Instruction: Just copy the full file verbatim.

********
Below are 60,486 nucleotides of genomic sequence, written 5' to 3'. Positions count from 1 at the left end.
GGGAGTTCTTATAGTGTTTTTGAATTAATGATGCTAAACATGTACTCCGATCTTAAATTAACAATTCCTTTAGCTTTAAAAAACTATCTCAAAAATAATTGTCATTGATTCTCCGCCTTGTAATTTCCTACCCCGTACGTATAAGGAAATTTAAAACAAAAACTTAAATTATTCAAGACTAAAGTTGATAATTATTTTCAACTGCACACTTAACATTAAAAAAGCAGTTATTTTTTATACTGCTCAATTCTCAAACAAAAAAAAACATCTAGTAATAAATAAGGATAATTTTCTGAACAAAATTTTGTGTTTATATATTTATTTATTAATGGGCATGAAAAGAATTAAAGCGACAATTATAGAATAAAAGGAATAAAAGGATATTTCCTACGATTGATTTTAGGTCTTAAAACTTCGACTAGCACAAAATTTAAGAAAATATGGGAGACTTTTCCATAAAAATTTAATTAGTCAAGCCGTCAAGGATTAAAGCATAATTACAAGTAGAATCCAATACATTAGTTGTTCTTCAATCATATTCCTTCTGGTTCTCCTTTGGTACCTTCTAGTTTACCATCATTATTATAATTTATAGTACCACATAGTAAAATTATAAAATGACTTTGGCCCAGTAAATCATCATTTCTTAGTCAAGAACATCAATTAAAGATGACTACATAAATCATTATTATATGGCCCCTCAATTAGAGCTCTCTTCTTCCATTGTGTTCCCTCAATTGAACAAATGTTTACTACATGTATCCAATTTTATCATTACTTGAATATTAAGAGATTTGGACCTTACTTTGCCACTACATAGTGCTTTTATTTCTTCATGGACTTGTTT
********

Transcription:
Below are 60,486 nucleotides of genomic sequence, written 5' to 3'. Positions count from 1 at the left end.
GGGAGTTCTTATAGTGTTTTTGAATTAATGATGCTAAACATGTACTCCGATCTTAAATTAACAATTCCTTTAGCTTTAAAAAACTATCTCAAAAATAATTGTCATTGATTCTCCGCCTTGTAATTTCCTACCCCGTACGTATAAGGAAATTTAAAACAAAAACTTAAATTATTCAAGACTAAAGTTGATAATTATTTTCAACTGCACACTTAACATTAAAAAAGCAGTTATTTTTTATACTGCTCAATTCTCAAACAAAAAAAAACATCTAGTAATAAATAAGGATAATTTTCTGAACAAAATTTTGTGTTTATATATTTATTTATTAATGGGCATGAAAAGAATTAAAGCGACAATTATAGAATAAAAGGAATAAAAGGATATTTCCTACGATTGATTTTAGGTCTTAAAACTTCGACTAGCACAAAATTTAAGAAAATATGGGAGACTTTTCCATAAAAATTTAATTAGTCAAGCCGTCAAGGATTAAAGCATAATTACAAGTAGAATCCAATACATTAGTTGTTCTTCAATCATATTCCTTCTGGTTCTCCTTTGGTACCTTCTAGTTTACCATCATTATTATAATTTATAGTACCACATAGTAAAATTATAAAATGACTTTGGCCCAGTAAATCATCATTTCTTAGTCAAGAACATCAATTAAAGATGACTACATAAATCATTATTATATGGCCCCTCAATTAGAGCTCTCTTCTTCCATTGTGTTCCCTCAATTGAACAAATGTTTACTACATGTATCCAATTTTATCATTACTTGAATATTAAGAGATTTGGACCTTACTTTGCCACTACATAGTGCTTTTATTTCTTCATGGACTTGTTT